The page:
Your Input Pls-asap! What’s the Best Way for Nonprofit Marketing & Fundraising Teams to Partner?

marketing-fundraising-partnersNow it’s my turn to ask you a question.

I’m writing an article on the most productive ways for nonprofit communications and fundraising teams to work together (and together is the key word here) and would like to integrate some examples from you of what’s working (or ideas you have that haven’t been implemented yet). Each team may come into it with very different perspectives, but working together is a must, believe me!

Of course the deadline is almost here so please get in touch asap via the comments box below or simply email me! Your real-world perspective is vital to the strength of the article.

Thanks so much. I look forward to receiving your examples and suggestions!

Nancy Schwartz on May 14, 2010 in Fundraising: Innovations & Research, Planning and Evaluation | 5 comments
Tags:, , ,

  • Hi Nancy
    One of the very best ways for fundraising teams to work together is for planned giving folks to utilize the direct marketing/annual fund team right down the hall. Planned giving audiences are so small and response rates even smaller that testing in planned giving is out of the question for most organizations. But most of what works in direct mail, works in planned giving. So, in addition to coordinating mailing schedules, if the planned giving staff harnessed the in-house expertise of their direct mail folks, they’d have immediate improvement in their results.
    Phyllis

  • Jos Myers

    Our VERY SMALL fundraising team works together by simply staying in touch. When you are dealing with a team of just 6 people, it is easy to do that. We have monthly meetings and in between will e-mail each other with ideas or updates. We each take on responsibilities and follow through on them. Our team works with majority rule rather than with a single person having the final word. Most of the time, one of us who feels strongly about something talks the rest of us into their viewpoint. There is a great sense of independence, yet teamwork with our small group. I can see how with larger groups this could get much more complicated, but it works for us!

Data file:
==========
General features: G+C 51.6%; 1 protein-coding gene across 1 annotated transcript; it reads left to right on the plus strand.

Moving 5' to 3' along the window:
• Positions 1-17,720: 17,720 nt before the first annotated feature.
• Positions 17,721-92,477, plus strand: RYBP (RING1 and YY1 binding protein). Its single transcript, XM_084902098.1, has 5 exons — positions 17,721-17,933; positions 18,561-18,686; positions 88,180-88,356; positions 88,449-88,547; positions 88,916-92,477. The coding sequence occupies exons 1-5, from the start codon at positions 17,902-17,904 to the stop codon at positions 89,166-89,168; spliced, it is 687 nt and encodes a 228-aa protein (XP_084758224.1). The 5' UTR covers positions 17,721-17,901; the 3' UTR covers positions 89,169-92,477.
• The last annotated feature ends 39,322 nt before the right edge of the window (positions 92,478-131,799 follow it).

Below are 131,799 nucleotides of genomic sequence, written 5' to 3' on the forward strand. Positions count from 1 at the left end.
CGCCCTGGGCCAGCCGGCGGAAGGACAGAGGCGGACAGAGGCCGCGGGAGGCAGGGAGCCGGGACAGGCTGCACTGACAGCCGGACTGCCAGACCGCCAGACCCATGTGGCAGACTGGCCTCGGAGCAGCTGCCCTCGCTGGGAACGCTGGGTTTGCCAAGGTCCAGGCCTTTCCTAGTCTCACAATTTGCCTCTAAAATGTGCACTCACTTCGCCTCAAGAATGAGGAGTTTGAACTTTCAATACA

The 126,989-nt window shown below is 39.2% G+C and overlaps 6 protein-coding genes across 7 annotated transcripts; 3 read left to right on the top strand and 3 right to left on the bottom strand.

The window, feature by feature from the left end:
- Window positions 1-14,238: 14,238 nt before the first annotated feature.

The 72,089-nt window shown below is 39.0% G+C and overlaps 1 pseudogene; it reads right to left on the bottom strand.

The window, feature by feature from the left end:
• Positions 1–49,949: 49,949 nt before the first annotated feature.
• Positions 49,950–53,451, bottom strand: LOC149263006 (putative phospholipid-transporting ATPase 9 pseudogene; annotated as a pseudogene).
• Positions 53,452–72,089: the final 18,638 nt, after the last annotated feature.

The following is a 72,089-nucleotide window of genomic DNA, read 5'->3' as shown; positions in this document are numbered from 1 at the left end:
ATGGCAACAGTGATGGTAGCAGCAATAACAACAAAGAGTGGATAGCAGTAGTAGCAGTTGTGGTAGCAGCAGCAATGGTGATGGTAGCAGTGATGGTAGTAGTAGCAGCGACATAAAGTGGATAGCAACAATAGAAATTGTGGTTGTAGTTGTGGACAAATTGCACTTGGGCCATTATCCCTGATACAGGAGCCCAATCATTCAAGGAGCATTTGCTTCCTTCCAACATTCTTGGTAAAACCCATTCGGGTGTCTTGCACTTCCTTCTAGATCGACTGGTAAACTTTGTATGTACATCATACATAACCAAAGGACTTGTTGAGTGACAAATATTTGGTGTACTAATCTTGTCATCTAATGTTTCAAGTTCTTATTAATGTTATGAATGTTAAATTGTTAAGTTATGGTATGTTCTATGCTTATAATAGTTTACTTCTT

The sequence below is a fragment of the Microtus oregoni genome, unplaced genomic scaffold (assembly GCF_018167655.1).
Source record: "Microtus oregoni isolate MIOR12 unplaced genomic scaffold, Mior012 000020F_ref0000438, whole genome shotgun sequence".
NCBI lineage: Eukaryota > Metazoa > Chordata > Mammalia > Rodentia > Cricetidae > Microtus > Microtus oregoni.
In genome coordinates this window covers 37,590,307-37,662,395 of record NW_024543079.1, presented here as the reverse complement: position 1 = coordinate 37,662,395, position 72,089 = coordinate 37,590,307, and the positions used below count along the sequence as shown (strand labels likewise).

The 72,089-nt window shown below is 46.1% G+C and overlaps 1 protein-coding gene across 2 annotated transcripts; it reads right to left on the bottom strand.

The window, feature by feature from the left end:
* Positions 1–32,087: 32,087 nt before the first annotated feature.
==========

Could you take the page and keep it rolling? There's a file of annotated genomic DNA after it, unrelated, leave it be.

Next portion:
• Nancy Schwartz

    Joe,

    Thanks so much for your comment.

    I know you facilitate the Fundraising Social community. What organization do you work with and what’s your title?

    Thanks,
    Nancy

  • In many small and mid-size organizations, it’s the same person doing the marketing and fundraising activities. I find it’s easiest to integrate the two when you have a plan for each them and put all the pieces on one calendar. That way you can see at a glance what’s coming up next and nothing gets dropped.

    Sandy Rees, CFRE

  • Nancy — At HealthCare Chaplaincy in New York, while the Marketing & Communications and Advancement departments each have specific responsibilities, we operate in a highly collaborative fashion and recognize that our shared priorities are 1) to create and strengthen relationships with current and potential donors and 2) to generate revenue. This ethos starts with the Directors and permeates our staff.I hope this is helpful.

    Jim Siegel
    Director, Marketing and Communications
    HealthCare Chaplaincy
    T 212-644-1111 x141 | Cell 917-723-8537
    jsiegel@healthcarechaplaincy.org
    jimsiegelnyc@gmail.com
    http://twitter.com/MeaningComfort
    =========================
    Finding Meaning. Bringing Comfort.
    @ healthcarechaplaincy.org

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